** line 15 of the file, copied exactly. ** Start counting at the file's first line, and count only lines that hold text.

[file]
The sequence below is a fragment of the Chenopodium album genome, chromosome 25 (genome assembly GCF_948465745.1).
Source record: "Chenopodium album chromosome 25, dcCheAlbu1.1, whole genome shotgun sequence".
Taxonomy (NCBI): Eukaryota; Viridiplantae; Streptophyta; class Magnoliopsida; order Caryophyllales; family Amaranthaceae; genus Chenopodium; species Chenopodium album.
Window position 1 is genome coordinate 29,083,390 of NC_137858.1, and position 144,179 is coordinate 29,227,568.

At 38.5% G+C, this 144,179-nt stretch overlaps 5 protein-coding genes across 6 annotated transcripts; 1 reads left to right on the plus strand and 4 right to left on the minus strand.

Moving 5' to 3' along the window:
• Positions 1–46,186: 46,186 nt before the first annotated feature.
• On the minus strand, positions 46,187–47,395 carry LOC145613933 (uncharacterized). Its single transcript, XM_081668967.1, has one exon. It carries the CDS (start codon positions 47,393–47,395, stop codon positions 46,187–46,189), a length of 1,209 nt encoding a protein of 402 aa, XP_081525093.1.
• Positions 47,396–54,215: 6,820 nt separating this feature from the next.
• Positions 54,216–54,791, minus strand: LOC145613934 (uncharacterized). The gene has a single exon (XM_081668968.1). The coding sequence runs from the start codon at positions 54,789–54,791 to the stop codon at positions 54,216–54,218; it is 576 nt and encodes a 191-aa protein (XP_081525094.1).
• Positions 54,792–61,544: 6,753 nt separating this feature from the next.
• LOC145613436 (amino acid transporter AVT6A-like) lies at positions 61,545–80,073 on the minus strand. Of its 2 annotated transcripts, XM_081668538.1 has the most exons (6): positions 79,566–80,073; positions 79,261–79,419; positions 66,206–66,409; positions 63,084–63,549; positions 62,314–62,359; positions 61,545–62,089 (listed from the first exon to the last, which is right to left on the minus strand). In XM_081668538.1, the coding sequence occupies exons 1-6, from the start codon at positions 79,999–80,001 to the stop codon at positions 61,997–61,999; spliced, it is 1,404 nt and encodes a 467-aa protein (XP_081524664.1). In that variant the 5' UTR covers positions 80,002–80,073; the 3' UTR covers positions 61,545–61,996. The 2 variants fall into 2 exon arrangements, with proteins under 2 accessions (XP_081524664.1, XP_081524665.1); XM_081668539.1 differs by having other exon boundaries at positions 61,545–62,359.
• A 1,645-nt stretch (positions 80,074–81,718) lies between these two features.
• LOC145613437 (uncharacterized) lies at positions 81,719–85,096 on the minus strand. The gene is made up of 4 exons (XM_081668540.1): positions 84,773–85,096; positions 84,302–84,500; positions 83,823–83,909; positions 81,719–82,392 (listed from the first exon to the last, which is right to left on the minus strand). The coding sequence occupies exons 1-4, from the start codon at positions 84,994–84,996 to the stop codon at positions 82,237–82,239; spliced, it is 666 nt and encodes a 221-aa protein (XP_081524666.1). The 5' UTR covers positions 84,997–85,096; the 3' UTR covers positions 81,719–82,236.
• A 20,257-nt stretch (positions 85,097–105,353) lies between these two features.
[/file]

• A 20,257-nt stretch (positions 85,097–105,353) lies between these two features.